Kanal (1957)


(director/writer: Andrzej Wajda; screenwriter: Jerzy Stefan Stawinski/based on the short story by Mr. Stawinski; cinematographer: Jerzy Lipman; editor: Halina Nawrocka; music: Jan Krenz; cast: Teresa Izewska (‘Daisy’), Wienczyslaw Glinski (Lieutenant ‘Splinter’), Tadeusz Janczar (Corporal Korab), Stanislaw Mikulski (‘Slim’), Emil Karewicz (‘Wise’), Vladek Sheybal (Composer); Runtime: 96; MPAA Rating: NR; producer: Stanislaw Adler; Janus ; 1956-Poland-in Polish with English subtitles)

“A picture of considerable worth.”

Reviewed by Dennis Schwartz

This is the haunting second film in Polish director Andrzej Wajda’s WWII trilogy, with the first one A Generation and the final one Ashes and Diamonds. It’s set in the kanals or sewer system of Warsaw, as a group of partisans have no time left to wait for Russian help and try to escape from the Nazis during the last week of the 63-day Uprising in 1944. It is based on the experiences of Jerzy Stefan Stawinski, a Polish patriot who participated in the 1944 Warsaw Uprising as a 24-year-old.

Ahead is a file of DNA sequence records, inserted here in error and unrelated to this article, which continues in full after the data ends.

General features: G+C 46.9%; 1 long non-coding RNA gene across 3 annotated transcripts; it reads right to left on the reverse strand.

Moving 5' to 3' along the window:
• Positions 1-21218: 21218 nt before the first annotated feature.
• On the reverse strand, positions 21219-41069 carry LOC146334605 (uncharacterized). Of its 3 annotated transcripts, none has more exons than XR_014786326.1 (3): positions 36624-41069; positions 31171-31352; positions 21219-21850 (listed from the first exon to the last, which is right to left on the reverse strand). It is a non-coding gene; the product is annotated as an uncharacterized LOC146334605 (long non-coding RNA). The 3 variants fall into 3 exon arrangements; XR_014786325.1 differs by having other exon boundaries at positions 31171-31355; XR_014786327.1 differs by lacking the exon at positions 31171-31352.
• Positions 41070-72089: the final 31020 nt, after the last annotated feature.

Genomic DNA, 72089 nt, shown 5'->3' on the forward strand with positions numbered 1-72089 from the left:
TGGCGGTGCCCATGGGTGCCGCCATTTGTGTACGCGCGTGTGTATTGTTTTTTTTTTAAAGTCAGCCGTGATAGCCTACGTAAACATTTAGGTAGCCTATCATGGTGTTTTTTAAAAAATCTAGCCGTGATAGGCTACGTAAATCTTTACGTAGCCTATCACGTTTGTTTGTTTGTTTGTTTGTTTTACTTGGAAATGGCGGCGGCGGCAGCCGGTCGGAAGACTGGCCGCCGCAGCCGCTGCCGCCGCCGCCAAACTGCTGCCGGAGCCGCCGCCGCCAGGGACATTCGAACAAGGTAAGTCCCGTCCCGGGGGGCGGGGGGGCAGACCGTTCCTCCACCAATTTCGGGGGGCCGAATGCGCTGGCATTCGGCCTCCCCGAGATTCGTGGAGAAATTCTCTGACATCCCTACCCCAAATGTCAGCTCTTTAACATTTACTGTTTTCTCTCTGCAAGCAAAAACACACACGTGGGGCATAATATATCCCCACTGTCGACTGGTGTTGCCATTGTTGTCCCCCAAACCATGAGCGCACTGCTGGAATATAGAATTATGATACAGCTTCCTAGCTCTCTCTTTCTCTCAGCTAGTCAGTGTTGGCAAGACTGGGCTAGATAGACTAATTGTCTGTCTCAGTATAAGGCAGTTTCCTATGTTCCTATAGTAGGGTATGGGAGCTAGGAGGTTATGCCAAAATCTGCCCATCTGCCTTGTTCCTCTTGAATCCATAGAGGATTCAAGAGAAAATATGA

This bleak war story, of fighting a losing battle, made Wajda recognized in the west for his great cinematic achievement of getting the story out to the world. The film focuses on three groups of Polish soldiers and freedom fighters trying to escape the Nazis through the labyrinthine Warsaw sewer system — as the subterranean setting is used as an anti-war metaphor.

The film is very gloomy and intense with no light let in, as most of the participants in the escape met horrifying ends: two lovers reach an exit only to find it sealed off by a metal grate, many reach the surface only to find the Germans waiting there, some commit suicide, one musical composer loses his mind and walks alone through the sewers, there’s a traitor in one group, and seemingly everywhere the freedom fighters open a manhole cover they are fired at by snipers with machine guns. The dankness, the fumes, the underground rats and the walk through the waist-deep slime, leaves the freedom fighters fatally trapped, dispirited and dazed in the dark hell of the kanals. They have not only lost the battle but most have lost their ideals and humanity, and are only operating on their base instincts.

Though unpleasant to watch and the characters never appear to be more than stereotypical ones found in many war films, it’s nevertheless a picture of considerable worth. It won two prizes at the 1957 Cannes Film Festival.